A question pertaining to this topic was posted in another forum. I have
included the answer here for those who have to deal with this issue.

Unlike MS SQL Server 7.0/2000, MS Access 2000 does not use separate types
for non-UNICODE and UNICODE text data. Instead, ALL text data is stored as
UNICODE. In other words, MS Access 2000 no longer has non-UNICODE text
data types. The problem is that the MS Access ODBC driver externally
indcates that they are non-UNICODE. And, the only way to submit queries
containing UNICODE data is with the UNICODE version of the ODBC API.

The only PHP solution that provides access to the UNICODE ODBC API is
ODBTP. To process UNICODE data via PHP/odbtp you must do the following:

1. Include the following HTML meta tag within the HTML head section in
EVERY PHP script and HTML file containing a form that calls a PHP script.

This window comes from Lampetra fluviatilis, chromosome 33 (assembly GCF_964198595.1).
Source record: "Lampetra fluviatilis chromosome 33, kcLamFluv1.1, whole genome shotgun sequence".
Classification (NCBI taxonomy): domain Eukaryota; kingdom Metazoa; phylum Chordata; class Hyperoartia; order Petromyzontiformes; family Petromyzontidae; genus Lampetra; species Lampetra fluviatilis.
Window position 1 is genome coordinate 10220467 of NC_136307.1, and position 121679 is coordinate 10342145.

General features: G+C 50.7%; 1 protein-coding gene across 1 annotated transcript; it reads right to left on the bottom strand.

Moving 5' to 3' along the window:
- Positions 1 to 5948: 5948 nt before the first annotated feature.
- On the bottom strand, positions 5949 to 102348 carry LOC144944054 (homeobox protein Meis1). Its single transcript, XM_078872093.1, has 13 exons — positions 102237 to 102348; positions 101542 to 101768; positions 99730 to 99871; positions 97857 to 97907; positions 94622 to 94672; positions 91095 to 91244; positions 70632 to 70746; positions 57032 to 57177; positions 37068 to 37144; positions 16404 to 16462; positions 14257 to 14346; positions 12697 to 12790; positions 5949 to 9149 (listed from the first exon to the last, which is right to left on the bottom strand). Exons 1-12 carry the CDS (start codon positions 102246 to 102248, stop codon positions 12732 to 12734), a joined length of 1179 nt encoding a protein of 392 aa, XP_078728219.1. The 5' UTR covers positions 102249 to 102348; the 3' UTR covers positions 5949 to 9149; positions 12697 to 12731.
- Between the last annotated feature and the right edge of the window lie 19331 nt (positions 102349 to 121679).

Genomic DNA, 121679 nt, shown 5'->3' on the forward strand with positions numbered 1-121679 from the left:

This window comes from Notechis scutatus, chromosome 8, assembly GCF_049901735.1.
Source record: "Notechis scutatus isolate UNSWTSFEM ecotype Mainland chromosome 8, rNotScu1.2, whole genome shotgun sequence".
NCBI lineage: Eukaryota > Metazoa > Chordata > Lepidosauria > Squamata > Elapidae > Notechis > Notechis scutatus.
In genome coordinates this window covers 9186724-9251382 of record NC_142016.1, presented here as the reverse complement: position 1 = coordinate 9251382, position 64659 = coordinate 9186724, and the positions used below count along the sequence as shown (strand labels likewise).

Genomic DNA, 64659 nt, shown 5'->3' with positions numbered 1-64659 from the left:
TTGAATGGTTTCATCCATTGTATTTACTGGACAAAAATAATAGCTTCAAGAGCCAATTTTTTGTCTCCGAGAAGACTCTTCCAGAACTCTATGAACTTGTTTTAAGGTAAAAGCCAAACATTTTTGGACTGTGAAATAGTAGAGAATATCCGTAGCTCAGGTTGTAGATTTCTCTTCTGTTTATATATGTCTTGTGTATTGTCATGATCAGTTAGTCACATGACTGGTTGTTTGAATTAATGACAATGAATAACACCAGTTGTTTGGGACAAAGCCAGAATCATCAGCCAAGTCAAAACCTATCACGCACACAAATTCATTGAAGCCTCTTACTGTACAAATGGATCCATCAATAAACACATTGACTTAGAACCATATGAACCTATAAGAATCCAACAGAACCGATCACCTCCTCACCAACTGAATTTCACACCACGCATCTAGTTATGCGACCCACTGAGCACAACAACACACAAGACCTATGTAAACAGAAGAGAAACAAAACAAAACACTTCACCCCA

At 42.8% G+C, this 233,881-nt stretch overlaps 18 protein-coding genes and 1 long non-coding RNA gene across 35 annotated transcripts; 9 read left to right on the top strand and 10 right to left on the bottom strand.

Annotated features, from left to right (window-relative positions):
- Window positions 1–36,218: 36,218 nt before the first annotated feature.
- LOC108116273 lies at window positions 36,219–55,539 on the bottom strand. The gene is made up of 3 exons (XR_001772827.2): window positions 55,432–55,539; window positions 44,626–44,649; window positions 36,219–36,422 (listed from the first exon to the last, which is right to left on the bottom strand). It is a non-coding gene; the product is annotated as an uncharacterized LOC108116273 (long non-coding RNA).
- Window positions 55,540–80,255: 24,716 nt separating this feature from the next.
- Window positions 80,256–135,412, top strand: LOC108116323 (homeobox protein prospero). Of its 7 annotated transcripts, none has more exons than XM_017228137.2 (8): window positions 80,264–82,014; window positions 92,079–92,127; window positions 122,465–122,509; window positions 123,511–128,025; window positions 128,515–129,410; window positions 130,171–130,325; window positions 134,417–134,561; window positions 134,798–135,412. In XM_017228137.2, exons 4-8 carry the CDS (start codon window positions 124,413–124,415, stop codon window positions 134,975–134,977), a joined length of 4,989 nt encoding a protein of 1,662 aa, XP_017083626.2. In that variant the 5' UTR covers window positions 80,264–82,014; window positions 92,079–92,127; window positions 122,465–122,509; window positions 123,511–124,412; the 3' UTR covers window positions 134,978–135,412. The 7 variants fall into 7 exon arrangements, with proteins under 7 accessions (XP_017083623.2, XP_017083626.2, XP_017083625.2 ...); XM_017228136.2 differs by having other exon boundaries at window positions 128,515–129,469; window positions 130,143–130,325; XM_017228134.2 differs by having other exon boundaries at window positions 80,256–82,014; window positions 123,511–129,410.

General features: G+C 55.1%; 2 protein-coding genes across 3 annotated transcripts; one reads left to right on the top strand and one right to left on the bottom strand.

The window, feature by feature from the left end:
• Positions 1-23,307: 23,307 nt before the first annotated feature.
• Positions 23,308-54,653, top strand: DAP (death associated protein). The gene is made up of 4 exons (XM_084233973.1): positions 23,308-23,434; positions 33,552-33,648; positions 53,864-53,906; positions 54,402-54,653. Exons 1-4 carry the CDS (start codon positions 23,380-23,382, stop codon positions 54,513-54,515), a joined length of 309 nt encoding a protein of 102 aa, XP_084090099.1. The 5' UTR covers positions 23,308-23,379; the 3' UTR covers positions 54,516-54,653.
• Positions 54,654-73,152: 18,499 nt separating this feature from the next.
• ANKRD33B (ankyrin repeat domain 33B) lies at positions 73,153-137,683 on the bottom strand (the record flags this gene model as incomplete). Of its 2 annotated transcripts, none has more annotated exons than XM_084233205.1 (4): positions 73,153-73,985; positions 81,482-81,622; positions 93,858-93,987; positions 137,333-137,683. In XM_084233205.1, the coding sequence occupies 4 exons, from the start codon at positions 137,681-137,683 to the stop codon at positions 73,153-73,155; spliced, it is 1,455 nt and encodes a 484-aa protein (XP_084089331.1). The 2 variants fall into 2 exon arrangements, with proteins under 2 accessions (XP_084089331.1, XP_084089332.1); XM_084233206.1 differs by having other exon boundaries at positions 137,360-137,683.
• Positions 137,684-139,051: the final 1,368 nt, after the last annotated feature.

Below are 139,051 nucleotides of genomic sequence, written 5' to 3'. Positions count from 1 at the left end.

<meta http-equiv="Content-Type" content="text/html; charset=utf-8">

2. After connecting to the database with odbtp_connect(), enable UNICODE
SQL support using odbtp_set_attr():

$con = odbtp_connect(...);
odbtp_set_attr( ODB_ATTR_UNICODESQL, TRUE, $con );

3. Rebind all fields bound as ODB_CHAR to ODB_WCHAR after running a query:

$qry = odbtp_query( "SELECT ... FROM ..." );

$cols = odbtp_num_fields( $qry );

for( $col = 0; $col < $cols; $col++ ) {
    if( odbtp_field_bindtype( $qry, $col ) == ODB_CHAR )
        odbtp_bind_field( $qry, $col, ODB_WCHAR );

Note: All UNICODE text data is read and sent by the ODBTP server using
UTF-8 encoding and not UCS-2, including query text strings.

Now that I am aware of what MS Access is doing, I will make this a little
easier to do in the next version of ODBTP.

BTW:  Users of MS SQL Server do not have to rebind any fields. The SQL
Server ODBC driver properly indicates which text fields are UNICODE.

-- bob

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